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Steer Clear of Alger Funds

Agreement in principle reached, but our stance unchanged.

On June 9, 2006, Fred Alger Management announced that it had reached an agreement in principle with both the New York Attorney General and the SEC. In the proposed agreement, there is a payment of $40 million and a reduction of management fees of $1 million per year for five years. After a settlement is finalized, we can consider the regulators to be satisfied, but until that time, we cannot assume that stance in this case. The violations at Alger were particularly egregious.

In October 2003, James Connelly, head of fund sales for Fred Alger Management Inc., settled civil charges with the SEC for permitting market-timing, and he pleaded guilty to obstructing the investigation. According to New York Attorney General Eliot Spitzer, Connelly asked subordinates to delete e-mail messages relating to timing arrangements. In addition, Alger said "potential late trading activity by [a] hedge fund" occurred in three accounts from March 2003 to August 2003. (Click here for Alger's statement.) It was a dramatic fall for Connelly, who was named Fund Leader of the Year by Fund Action for 2002; he was asked to resign in 2003 and later served time for his actions. We should note that Connelly is long gone and that we've been impressed with the firm's improved compliance efforts since his departure.

In the SEC's settlement, it found that "From the mid-1990s until 2003, Connelly was involved in allocating timing capacity in Alger mutual funds to timing investors. Connelly regularly authorized select investors to time the Alger Fund. Connelly did this even though he knew that the timers were making substantially more than the permitted six exchanges per year." The funds' prospectus limited investors to six transactions per year.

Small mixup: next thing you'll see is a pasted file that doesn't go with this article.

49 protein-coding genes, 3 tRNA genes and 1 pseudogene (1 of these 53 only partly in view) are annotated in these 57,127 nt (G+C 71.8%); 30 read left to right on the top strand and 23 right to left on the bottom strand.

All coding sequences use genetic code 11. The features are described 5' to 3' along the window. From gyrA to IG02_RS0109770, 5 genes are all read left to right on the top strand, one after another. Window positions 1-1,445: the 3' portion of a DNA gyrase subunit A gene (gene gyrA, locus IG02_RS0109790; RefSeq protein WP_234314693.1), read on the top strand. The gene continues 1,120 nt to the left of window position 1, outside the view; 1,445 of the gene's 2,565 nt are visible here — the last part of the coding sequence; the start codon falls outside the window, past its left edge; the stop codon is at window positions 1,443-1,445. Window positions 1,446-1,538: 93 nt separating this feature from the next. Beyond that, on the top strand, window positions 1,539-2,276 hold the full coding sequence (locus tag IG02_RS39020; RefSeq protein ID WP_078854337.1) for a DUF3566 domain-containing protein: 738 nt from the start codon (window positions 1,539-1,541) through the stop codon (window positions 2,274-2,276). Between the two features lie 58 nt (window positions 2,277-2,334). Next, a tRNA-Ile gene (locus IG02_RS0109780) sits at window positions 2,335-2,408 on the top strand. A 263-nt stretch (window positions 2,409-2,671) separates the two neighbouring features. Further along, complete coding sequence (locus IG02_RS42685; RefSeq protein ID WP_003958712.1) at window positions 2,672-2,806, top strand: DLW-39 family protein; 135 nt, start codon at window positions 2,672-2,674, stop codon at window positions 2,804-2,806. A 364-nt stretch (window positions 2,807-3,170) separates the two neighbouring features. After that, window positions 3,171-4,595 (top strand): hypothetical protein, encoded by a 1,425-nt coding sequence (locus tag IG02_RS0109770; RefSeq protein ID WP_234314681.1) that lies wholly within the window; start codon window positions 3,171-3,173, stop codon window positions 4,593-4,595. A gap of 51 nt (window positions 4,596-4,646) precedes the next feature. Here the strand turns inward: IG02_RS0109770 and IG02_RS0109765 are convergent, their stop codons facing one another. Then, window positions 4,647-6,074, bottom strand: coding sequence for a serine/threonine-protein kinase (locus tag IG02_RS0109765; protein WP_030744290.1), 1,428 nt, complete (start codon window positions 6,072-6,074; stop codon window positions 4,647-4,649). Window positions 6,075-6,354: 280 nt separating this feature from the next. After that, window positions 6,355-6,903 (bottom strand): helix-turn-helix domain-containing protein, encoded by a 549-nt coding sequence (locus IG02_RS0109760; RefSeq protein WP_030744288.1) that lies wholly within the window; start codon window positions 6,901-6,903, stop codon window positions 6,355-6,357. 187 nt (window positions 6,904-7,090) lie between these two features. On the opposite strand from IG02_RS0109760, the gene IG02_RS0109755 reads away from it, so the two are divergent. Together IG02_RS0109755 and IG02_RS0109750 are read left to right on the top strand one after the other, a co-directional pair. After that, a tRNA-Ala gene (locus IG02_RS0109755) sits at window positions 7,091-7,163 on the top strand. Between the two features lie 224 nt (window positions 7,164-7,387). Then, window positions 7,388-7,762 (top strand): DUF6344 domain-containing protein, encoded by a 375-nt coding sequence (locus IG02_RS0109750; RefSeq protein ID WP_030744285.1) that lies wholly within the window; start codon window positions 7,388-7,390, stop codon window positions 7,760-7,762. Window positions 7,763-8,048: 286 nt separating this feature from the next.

This indicates there was a longer-running pattern of timing arrangements than any that have come out so far in Spitzer's probe of fund companies. The size is also striking. The SEC said Connelly gradually developed a system for permitting timing in Alger funds, and that by 2003 it had netted the complex $200 million in assets from more than a dozen investors. That was a sizable amount for a firm with just $3 billion in funds.

Given the serious breach of fiduciary duty implied by these events, we recommend that investors consider selling their Alger funds. We don't think the compliance risk is one worth taking. These transgressions were led by the head of mutual fund sales for an extended period, indicating that there were some compliance procedure flaws and cultural flaws.

As always, though, investors should consider their own situation before making a change. If selling would trigger a big tax bill or an Alger fund is one option in a limited lineup in a 401(k), it might be prudent to hold on.

Prior to the news surrounding Connelly, we were lukewarm on Alger funds. Our biggest concern has been costs, as the firm's expense ratio for front-load offerings is high. In addition, performance and management have been okay but not outstanding.